dCS 972 D/D converter

I've heard it all a thousand times before:

"J-10, you won't believe this component!"

For sure.

"It'll redefine the listening experience and blow away everything else you've ever heard!"

Yadda yadda yadda. We'll see.

I try not to become blasé about things. Really, I do. Fortunately, Kathleen is such an earthy person that somehow she keeps me from floating completely away.

But the buzz around the Nagra/dCS room at HI-FI '98 was sizzling hot. Steve Lee (footnote 1) was preaching to the converted by upsampling commercial 16-bit/44.1kHz recordings to a whopping 192kHz at 24 bits! The playback chain included a pair of Wilson WATT Puppies tethered to Nagra's new MPA solid-state amplifier, a dCS 972 Digital to Digital Converter—the object of this review—and a 24-bit/192kHz-enabled Elgar—l'objet of this Follow-Up. (The $12,000 Elgar, Stereophile's 1997 Product of the Year, was reviewed by John Atkinson in Vol.20 No.7.)

And that buzz wasn't just flash. Steve brought along 24/192 recordings he'd made in Europe and played them back on a pair of multiplexed 96kHz Nagra-Ds. More impressively, he'd recorded a parallel chain that was downconverted and "stuffed," as he put it, onto a 16/44.1 CD-R. With the Nagra-Ds as a reference, he played the CD-R and used the dCS 972 to upconvert bit depth (word length) and sampling rate to 24/192, thence to the Elgar in dual-AES mode—two channels of 96kHz.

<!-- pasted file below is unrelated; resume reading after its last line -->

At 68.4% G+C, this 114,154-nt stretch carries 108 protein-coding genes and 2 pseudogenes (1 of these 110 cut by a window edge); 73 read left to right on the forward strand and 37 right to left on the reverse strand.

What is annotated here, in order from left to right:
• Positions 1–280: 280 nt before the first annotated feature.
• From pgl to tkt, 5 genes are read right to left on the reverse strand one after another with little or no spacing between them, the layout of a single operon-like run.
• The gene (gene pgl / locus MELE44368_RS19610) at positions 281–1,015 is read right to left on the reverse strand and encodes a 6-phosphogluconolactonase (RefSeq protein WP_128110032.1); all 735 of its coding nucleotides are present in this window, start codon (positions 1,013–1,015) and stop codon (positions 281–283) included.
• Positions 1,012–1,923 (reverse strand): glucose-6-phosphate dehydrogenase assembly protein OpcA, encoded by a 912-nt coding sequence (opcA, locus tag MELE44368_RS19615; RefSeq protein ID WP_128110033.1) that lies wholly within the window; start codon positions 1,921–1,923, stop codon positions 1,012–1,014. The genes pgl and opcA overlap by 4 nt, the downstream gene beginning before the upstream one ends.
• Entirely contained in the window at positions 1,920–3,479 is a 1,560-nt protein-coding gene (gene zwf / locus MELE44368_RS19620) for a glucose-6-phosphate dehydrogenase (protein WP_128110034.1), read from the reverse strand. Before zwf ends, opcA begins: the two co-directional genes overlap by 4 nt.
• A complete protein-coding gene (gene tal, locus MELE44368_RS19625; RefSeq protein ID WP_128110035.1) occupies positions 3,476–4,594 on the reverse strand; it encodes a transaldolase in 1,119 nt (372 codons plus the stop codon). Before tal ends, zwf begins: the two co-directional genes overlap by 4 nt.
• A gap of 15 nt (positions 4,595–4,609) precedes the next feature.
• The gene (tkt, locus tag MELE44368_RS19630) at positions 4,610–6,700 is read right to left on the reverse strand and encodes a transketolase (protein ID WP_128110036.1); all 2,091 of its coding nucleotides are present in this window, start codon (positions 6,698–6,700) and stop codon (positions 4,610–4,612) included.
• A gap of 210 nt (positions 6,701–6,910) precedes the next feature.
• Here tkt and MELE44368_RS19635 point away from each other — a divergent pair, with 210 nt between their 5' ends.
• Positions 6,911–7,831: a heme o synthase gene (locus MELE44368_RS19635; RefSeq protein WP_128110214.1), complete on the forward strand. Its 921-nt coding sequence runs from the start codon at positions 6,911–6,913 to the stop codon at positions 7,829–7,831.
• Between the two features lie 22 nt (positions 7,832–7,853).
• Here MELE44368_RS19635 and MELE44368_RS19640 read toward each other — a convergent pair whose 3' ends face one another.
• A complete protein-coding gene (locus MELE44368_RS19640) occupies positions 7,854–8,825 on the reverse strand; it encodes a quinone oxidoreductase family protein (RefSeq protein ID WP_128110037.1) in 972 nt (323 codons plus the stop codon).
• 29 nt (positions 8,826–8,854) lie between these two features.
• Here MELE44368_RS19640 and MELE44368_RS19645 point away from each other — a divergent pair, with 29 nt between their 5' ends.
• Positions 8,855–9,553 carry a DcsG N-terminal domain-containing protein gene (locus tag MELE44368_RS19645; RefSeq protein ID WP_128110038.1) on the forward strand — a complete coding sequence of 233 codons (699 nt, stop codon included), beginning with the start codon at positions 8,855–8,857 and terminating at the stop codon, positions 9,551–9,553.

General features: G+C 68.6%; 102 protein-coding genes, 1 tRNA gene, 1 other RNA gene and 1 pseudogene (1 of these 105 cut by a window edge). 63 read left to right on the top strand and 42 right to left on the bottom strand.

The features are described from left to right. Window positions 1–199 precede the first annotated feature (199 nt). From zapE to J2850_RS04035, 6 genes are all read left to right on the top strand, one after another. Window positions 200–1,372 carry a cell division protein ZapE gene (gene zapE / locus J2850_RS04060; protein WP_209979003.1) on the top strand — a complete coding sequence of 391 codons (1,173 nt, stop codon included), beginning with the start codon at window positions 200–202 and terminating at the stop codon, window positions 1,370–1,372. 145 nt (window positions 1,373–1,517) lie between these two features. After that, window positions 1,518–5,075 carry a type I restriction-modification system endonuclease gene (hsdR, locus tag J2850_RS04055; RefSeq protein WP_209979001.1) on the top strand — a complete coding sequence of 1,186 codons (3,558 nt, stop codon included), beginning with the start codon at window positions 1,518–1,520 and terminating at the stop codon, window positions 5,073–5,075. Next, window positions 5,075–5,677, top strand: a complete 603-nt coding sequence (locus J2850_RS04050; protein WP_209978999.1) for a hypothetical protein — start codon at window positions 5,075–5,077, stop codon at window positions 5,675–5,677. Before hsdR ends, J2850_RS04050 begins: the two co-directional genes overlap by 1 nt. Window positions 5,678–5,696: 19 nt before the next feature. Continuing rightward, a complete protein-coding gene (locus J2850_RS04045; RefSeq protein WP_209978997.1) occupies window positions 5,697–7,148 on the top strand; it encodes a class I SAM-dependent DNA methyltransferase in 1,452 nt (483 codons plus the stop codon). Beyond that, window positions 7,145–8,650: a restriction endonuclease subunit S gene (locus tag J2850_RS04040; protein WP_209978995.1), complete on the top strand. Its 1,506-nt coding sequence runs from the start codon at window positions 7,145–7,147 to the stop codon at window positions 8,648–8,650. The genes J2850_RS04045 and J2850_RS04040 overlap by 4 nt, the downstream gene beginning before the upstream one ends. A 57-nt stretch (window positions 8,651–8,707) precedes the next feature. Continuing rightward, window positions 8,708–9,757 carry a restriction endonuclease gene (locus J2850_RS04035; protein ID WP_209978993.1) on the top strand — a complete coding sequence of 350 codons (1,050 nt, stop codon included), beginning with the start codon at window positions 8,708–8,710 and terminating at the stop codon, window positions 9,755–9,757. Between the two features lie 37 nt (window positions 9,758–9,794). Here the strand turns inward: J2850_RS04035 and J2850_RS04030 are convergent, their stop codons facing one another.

It sounded wonderful. All agog. Consternation reigned. A few colleagues were heard to mutter that they couldn't understand the why of it, but could sure hear the improvement.

The possibilities are tantalizing. If the dCS 972/Elgar combo works as advertised, all of your collected CDs will be given, in one fell swoop, a new lease on life, not only extending their usefulness in these turgid digital times, but protecting your investment and improving the sound to boot!